Within the stimulus-independent network, placebo responses were driven by descending inputs from the left and right PH and the rACC onto the lPAG. These findings are consistent with the idea that reduced drive from the hypothalamus to the lPAG is required for a placebo analgesia to occur (Fig. 3a, Table 3). In addition, a reduced lPAG inhibitory self-connection suggests that in responders, the lPAG is under less inhibitory regulation and thus more capable of being modulated by extrinsic connections27,28. Within the stimulus-dependent network, differences also occurred in the descending rACC-lPAG connection as well as the NAc-rACC connection (Fig. 3b, Table 3). These data reveal that the rACC regulates the lPAG in both a stimulus-dependent and stimulus-independent manner. Furthermore, these analyses show that within the stimulus-dependent and stimulus-independent networks, the NAc, rACC and PH are the main sites that determine whether an individual will express a placebo analgesic response.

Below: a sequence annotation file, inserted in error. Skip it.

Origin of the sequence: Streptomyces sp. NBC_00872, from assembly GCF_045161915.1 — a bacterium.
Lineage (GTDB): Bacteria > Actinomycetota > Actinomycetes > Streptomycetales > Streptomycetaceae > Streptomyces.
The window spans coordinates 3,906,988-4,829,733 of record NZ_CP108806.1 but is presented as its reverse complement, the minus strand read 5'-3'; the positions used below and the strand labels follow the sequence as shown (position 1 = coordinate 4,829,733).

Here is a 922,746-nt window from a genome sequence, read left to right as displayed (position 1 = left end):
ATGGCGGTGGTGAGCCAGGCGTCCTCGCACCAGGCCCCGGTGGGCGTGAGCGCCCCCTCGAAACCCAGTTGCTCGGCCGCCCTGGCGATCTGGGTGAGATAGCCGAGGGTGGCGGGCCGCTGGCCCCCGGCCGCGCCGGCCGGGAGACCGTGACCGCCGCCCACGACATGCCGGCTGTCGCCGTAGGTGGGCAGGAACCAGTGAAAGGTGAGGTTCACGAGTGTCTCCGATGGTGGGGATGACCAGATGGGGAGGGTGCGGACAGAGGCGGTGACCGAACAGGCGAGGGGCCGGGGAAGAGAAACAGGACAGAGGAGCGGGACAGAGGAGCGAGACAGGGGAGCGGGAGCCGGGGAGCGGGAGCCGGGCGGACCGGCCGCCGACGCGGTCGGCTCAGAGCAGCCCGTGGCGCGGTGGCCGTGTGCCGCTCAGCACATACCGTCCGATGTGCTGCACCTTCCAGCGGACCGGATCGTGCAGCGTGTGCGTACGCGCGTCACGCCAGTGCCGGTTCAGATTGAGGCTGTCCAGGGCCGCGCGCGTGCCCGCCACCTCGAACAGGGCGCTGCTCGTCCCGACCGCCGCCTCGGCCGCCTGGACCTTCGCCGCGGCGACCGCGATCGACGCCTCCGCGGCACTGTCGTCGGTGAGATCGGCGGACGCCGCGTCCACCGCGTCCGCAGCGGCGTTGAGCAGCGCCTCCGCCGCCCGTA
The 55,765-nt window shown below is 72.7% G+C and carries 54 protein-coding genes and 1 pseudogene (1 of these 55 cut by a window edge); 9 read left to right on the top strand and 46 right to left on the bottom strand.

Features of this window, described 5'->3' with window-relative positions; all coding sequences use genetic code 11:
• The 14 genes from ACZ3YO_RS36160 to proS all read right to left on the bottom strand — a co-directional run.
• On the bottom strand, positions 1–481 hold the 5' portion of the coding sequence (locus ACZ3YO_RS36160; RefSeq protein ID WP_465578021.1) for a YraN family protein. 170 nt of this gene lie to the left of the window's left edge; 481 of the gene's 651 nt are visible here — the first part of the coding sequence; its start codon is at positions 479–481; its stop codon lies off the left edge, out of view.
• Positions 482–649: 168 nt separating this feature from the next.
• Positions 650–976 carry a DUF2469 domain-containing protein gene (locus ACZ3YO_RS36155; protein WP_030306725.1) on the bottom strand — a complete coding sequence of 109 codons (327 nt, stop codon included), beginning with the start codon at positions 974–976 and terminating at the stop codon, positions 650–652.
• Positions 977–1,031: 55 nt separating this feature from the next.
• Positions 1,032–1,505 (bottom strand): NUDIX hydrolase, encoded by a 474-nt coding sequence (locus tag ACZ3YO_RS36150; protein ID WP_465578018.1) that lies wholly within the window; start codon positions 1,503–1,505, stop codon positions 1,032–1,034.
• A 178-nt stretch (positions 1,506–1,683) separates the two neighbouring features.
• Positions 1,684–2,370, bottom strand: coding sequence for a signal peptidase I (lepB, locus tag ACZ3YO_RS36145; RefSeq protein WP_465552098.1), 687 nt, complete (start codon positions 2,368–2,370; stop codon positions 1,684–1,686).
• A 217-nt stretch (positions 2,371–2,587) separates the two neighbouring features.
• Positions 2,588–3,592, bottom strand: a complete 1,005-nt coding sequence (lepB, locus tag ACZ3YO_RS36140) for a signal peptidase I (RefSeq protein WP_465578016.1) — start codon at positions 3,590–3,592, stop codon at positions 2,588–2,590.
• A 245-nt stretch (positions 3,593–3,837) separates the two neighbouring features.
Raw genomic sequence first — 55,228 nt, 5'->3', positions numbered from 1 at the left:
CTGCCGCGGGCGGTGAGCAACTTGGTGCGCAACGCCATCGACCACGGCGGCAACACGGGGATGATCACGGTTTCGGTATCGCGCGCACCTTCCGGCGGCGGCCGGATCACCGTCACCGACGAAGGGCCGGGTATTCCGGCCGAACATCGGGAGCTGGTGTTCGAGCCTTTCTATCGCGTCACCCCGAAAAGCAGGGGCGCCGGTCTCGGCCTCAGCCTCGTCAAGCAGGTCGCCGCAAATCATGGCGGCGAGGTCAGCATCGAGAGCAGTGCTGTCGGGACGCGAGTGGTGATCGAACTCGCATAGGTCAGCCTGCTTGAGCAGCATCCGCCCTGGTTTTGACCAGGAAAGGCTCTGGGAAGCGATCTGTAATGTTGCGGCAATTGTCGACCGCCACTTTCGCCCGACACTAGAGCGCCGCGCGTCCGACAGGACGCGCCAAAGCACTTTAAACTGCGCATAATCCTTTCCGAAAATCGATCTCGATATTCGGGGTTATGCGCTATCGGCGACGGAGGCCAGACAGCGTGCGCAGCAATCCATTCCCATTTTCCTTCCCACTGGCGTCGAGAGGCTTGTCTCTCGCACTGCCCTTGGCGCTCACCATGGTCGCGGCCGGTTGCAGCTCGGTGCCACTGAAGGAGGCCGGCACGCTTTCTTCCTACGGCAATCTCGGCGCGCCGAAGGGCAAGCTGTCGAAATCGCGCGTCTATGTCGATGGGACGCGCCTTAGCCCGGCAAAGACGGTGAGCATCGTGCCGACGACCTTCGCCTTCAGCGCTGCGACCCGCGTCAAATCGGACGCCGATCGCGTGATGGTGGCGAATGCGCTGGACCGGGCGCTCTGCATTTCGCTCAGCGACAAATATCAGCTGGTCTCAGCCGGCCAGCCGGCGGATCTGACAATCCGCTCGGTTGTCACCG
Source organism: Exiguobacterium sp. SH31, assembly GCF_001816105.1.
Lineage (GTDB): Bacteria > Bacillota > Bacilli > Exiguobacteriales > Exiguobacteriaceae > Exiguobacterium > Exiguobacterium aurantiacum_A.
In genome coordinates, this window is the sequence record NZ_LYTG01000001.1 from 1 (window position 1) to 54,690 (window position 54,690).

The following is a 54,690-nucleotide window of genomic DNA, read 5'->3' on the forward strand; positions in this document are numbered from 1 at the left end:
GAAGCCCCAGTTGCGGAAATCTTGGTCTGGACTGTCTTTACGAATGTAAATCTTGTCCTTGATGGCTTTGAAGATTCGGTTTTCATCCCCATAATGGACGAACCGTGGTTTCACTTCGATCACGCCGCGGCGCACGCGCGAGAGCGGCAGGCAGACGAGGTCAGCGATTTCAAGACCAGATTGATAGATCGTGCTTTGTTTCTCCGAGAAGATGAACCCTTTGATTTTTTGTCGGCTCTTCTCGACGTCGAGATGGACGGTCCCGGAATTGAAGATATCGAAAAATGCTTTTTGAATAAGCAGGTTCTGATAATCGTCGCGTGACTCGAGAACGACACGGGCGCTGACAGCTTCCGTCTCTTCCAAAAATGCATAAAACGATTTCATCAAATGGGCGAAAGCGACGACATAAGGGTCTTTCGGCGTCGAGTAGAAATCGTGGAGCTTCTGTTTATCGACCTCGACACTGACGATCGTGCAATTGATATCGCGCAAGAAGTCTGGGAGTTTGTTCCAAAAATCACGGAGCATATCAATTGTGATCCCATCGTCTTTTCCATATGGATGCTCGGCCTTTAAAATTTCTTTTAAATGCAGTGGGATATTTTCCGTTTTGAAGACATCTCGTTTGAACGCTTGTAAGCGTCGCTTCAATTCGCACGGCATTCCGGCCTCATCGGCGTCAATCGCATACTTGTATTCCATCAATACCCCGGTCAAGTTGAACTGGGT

To explore the effects of these stimulus-dependent and stimulus-independent network sites on placebo-evoked lPAG signal intensity changes, a dual-path mediation analysis was performed. The rACC-lPAG stimulus-dependent connectivity values and right PH-lPAG stimulus-independent connectivity values were entered as potential mediators of placebo responses and lPAG signal changes. We found that rACC-lPAG stimulus-dependent connectivity completely mediated this relationship, whereas the PH-lPAG connectivity directly related to placebo responsivity (group assignment), but did not drive the changes in lPAG signal intensity (Fig. 3c). These data support our hypothesis that (i) the stimulus-independent network, particularly the PH, sets the sensitivity of the lPAG, whereas (ii) the stimulus-dependent network, particularly top-down communication between the rACC-lPAG, are responsible for driving the output of descending analgesic pathways.